Woodrow Wilson settled into his new job as president with a deep sense of mission. His domestic program, called the New Freedom, sought to extend opportunity to all, and wrest power away from entrenched interests.
The Democrats carried majorities in both houses of Congress, and many newly elected rank-and-file lawmakers were eager to gain favor with Wilson by supporting his agenda. Party leaders, controlling powerful committee chairs after many terms in the minority, were also willing to give the president much of what he wanted. Wilson exerted his power boldly – more than any chief executive had done before – by drawing from his strengths as orator, educator and political scholar. He cast complex legislation in moral and uplifting terms. He often conferred with party leaders, to find and build consensus. He participated actively in drafting the details of proposed legislation.
Most dramatically, Wilson journeyed more often to Capitol Hill than any president had before. To inaugurate his unprecedented legislative effort, he broke with 113 years of tradition by personally addressing a joint session of Congress, drafting his speech himself on a newfangled machine – the typewriter. But Wilson didn't stop there. The day after his historic congressional address, Wilson lobbied legislators from the Capitol's rarely used President's Room. He also found useful operatives in political aides drawn from the Democratic Party's various blocs. These aides provided conduits through which Wilson received counsel and compelled discipline. His first two years produced some of the most enduring reform in history, including the establishment of the Federal Reserve and passage of the Clayton Anti-Trust Act.
Nearly all who came to see him were struck by the president's deep sense of mission. When the chairman of the Democratic Party came to demand a job in return for helping Wilson win the presidency, Wilson told him that it was not the Democratic Party, but God, who had made him president.
Wilson was fortunate that in his early days in office there was little organized opposition to his plans for change. Yet although Wilson accomplished many major legislative goals during his first two years in office, events appeared to stall continued reform. Political opposition strengthened when the newly reunified Republican Party eroded Democratic control of Congress at the midterm elections in 1914. Enthusiasm for reform was inhibited more by the onset of an economic recession, which triggered pro-business legislation as a means of revitalizing the economy. It seemed Wilson's political future was dependent upon a move to the right.
Looking ahead to re-election, however, Wilson calculated that further reform was the only politically viable means to capture a second term. Wilson saw as his best course a consolidation of his support among Democratic Party progressives and those of the former Progressive Party. Political realities dovetailed with his own convictions to produce a legislative agenda attractive to social reformers, farmers and labor.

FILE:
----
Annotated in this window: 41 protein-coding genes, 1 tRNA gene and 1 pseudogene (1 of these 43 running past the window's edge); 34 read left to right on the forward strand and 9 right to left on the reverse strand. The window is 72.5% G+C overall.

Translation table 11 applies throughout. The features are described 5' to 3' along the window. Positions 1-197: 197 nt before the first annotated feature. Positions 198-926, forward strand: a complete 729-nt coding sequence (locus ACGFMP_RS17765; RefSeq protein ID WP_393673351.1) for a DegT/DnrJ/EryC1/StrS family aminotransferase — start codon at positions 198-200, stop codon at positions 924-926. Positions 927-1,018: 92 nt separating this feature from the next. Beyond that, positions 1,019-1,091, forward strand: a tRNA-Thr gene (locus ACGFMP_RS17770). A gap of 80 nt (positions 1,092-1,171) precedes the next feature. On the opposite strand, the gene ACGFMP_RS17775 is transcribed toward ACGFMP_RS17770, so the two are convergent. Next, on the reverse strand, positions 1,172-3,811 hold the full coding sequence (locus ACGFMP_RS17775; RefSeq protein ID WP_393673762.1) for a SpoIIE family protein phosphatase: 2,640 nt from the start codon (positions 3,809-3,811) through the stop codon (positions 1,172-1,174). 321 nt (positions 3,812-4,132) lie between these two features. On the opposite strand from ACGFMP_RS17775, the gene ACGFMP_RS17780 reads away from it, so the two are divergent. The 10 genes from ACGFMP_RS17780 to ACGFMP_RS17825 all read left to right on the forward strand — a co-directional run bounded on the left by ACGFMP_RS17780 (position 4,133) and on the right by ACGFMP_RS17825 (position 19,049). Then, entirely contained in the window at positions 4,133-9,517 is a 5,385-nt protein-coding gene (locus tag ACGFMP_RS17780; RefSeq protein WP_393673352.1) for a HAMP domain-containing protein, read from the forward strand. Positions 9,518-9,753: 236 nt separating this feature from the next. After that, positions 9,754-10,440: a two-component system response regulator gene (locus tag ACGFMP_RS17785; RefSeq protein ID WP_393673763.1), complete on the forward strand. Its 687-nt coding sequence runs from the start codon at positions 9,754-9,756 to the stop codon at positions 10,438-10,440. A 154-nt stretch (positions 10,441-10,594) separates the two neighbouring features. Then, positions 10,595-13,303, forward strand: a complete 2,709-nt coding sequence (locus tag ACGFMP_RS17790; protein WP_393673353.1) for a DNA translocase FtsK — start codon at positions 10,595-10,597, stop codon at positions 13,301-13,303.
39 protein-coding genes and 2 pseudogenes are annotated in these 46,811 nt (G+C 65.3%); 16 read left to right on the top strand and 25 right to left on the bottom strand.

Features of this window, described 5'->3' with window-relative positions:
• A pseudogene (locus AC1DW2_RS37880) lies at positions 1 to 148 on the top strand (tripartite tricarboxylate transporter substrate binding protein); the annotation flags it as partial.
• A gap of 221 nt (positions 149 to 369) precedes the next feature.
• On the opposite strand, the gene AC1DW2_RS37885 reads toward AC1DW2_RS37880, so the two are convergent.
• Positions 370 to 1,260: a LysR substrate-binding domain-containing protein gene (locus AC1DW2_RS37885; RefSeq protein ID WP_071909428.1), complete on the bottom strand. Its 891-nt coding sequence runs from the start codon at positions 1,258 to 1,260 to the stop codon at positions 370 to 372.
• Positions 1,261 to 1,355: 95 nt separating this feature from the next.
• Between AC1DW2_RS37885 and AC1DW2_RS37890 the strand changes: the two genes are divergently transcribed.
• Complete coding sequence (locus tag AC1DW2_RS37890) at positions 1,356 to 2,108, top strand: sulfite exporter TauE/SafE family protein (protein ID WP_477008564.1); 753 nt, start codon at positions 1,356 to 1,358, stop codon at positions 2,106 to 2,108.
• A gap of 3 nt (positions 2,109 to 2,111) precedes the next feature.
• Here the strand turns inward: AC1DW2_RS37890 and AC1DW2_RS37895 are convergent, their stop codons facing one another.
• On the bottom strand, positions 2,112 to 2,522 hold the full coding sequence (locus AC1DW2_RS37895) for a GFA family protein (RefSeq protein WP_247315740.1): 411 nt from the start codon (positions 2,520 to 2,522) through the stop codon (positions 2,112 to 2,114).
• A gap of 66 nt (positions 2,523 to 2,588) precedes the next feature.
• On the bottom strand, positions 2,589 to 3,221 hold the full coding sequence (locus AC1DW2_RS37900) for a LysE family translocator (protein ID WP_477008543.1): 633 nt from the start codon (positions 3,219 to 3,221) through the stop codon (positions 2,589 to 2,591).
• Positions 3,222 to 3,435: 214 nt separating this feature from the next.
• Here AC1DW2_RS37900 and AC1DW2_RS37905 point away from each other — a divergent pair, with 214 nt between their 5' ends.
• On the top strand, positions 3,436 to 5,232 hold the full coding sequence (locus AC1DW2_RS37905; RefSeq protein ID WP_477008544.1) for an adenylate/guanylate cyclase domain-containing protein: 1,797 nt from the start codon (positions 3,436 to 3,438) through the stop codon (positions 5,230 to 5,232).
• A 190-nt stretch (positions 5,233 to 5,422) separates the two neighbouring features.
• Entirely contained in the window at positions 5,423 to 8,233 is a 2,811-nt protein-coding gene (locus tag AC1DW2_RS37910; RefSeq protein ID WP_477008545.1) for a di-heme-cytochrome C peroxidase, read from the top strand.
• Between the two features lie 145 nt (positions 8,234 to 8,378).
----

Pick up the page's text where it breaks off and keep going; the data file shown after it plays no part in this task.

Legislation During the Wilson Administration
Underwood-Simmons Tariff Act (1913)
The first successful downward revision of the tariff since the Civil War, the Underwood-Simmons Tariff Act enacted an across-the-board reduction in tariffs, making manufacturers more efficient and providing consumers with competitive pricing. To compensate for lost revenue, a rider to the act created a small, graduated income tax.
Federal Reserve Act (1913)
The banking system was put under governmental supervision, loosening Wall Street's grip on the nation's finances. This act is considered Wilson's most significant accomplishment.
Seventeenth Amendment (1913)
This amendment provided for direct popular election of senators.
Federal Trade Commission Act (1914)
The Federal Trade Commission was charged with enforcing antitrust laws and preventing the unlawful suppression of competition.
Clayton Antitrust Act (1914)
The trusts were attacked and labor unions protected under this act. This law prohibited interlocking directorates and clearly defined unfair business practices. Labor unions were exempted from antitrust considerations. Benefiting labor further was the legalization of peaceful strikes, picketing and boycotts.
Seaman Act (1915)
Considered the Magna Carta of American seamen, this act set standards for the treatment of merchant sailors.
Farm Loan Act (1916)
This legislation made it easier for farmers to secure loans.
Keating-Owen Child Labor Act (1916)
The child labor act limited the work hours of children, forbade the interstate sale of goods produced by child labor, and began a new program of federal regulation in industry.
Adamson Act (1916)
This legislation established an eight-hour workday for railroad employees, and dramatically averted a potentially crippling railroad strike.
Workingmen's Compensation Act (1916)
With this act the government provided financial assistance to federal employees injured on the job.
Eighteenth Amendment (1919)
This amendment prohibited the manufacture, sale, or transportation of intoxicating liquors and their importation and exportation
Nineteenth Amendment (1920)
This amendment extended to women the right to vote.